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The Language Of Cinema

Friday, April 20, 2018

This year’s National Awards may have had a couple of misfires, but gave regional language cinema the respect and recognition it deserves.

Rima Das’s Assamese Village Rockstars picked up the Best Film award, adding to the list of the multiple awards it has won so far. It also won for Best Editing (Rima Das) and Best Location Sound (Mallika Das) and Best Child Actor (Banita Das).

How Rima Das made 'Village Rockstars' is in itself a story of great determination.  She is the director of the film and also producer, writer, production designer, cinematographer and editor. She shot the film in her own village of Chhaygaon in Assam, over three years with just a cousin to assist her. The protagonist is also a cousin, and the others all real villagers.

Through her film, the audience discovers a slice of India that is not usually seen. Village Rockstars has a calm unhurried pace; there is the drama of real life, not heightened emotions. Dhunu, the spirited heroine of the film, and her band of boys pretend to play music on instruments made out of thermocol and glitter paper. But, despite the family’s grinding poverty, her widowed mother (Basanti Das), supports her daughter’s dreams, while acknowledging that her son (Manabendra Das) is good-for-nothing.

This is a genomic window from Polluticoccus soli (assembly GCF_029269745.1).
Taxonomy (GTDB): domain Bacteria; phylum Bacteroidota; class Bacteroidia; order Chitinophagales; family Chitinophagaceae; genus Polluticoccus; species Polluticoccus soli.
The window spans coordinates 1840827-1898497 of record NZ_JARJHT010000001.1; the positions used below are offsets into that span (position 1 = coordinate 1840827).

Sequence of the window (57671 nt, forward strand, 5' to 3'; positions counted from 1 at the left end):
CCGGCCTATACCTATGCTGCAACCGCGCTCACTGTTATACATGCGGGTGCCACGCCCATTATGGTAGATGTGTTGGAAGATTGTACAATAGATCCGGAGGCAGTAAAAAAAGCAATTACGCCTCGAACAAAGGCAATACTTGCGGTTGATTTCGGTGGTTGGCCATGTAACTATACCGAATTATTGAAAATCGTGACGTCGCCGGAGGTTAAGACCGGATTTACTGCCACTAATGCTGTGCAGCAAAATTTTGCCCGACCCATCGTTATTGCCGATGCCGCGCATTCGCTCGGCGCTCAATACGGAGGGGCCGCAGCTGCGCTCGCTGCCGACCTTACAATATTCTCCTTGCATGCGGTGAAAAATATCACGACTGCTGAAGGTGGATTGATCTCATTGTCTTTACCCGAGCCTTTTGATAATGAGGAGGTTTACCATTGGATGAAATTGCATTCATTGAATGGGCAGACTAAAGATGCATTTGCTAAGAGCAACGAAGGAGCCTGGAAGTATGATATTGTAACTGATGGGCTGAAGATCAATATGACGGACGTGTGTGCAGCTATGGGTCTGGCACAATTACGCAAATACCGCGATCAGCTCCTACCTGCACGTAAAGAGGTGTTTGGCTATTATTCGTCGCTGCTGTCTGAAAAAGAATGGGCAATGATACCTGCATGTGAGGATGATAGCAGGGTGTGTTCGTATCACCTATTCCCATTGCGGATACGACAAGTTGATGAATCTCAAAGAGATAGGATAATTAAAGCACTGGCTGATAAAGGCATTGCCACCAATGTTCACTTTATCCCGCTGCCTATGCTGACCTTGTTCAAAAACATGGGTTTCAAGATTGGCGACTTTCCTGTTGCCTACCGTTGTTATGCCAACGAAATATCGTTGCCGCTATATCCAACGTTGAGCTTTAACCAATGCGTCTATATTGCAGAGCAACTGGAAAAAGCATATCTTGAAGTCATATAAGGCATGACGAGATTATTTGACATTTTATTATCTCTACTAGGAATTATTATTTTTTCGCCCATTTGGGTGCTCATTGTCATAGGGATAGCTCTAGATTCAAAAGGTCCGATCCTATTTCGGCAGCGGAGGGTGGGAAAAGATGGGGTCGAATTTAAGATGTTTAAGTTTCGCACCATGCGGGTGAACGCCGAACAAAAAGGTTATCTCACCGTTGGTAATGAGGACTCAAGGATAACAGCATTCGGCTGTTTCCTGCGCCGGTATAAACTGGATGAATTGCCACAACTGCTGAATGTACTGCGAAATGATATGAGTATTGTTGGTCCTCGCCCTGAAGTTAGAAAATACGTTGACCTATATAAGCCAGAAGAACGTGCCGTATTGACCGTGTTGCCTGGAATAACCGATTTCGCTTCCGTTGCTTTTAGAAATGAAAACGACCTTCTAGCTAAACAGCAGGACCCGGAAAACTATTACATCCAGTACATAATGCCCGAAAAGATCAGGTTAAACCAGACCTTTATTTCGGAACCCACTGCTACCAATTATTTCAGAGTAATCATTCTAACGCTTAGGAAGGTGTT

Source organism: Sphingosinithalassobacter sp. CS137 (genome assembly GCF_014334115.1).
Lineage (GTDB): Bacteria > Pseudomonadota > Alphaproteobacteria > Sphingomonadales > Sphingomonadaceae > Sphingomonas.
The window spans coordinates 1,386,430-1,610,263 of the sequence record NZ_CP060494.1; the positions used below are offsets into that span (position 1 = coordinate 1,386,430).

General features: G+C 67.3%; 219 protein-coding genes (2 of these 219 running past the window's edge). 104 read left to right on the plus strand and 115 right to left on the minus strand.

The kids go barefoot to school and often eat just rice and salt, because there is no money for a proper meal. The floods destroy the family’s small farm every year. Dhunu asks her mother, why she even bothers to work on the farm, and the skinny, weather-beaten woman replies that hard work is the only ‘dharma’ they have.  Still, Dhunu dreams of having a real guitar one day — not better food, not more clothes or a pair of shoes, but a guitar — perhaps a means of escape from poverty. Their lack of money does not stop the kids from enjoying what they have in the form of natural beauty, friendship, a sense of mischief tempered with responsibility.

 Dhunu runs around with the village boys, climbing trees and splashing in ponds. When she is admonished by the village women for being a tomboy, her mother fights back on her behalf. The mother-daughter bond is heart-warmingly strong, whether she is removing lice from the child’s hair or teaching her to swim (her husband had drowned during a flood, because he could not swim). When Dhunu helps neighbours harvest betel nuts for money, and proudly hands over the meagre earning to her mother, she objects to her daughter working for other people. “Don’t I feed you?” she says sadly.

 Dhunu represents the millions of girls getting ahead with the encouragement of their mothers, who were not even allowed to dream for themselves, but try to give their daughters the ability to reach for the stars.

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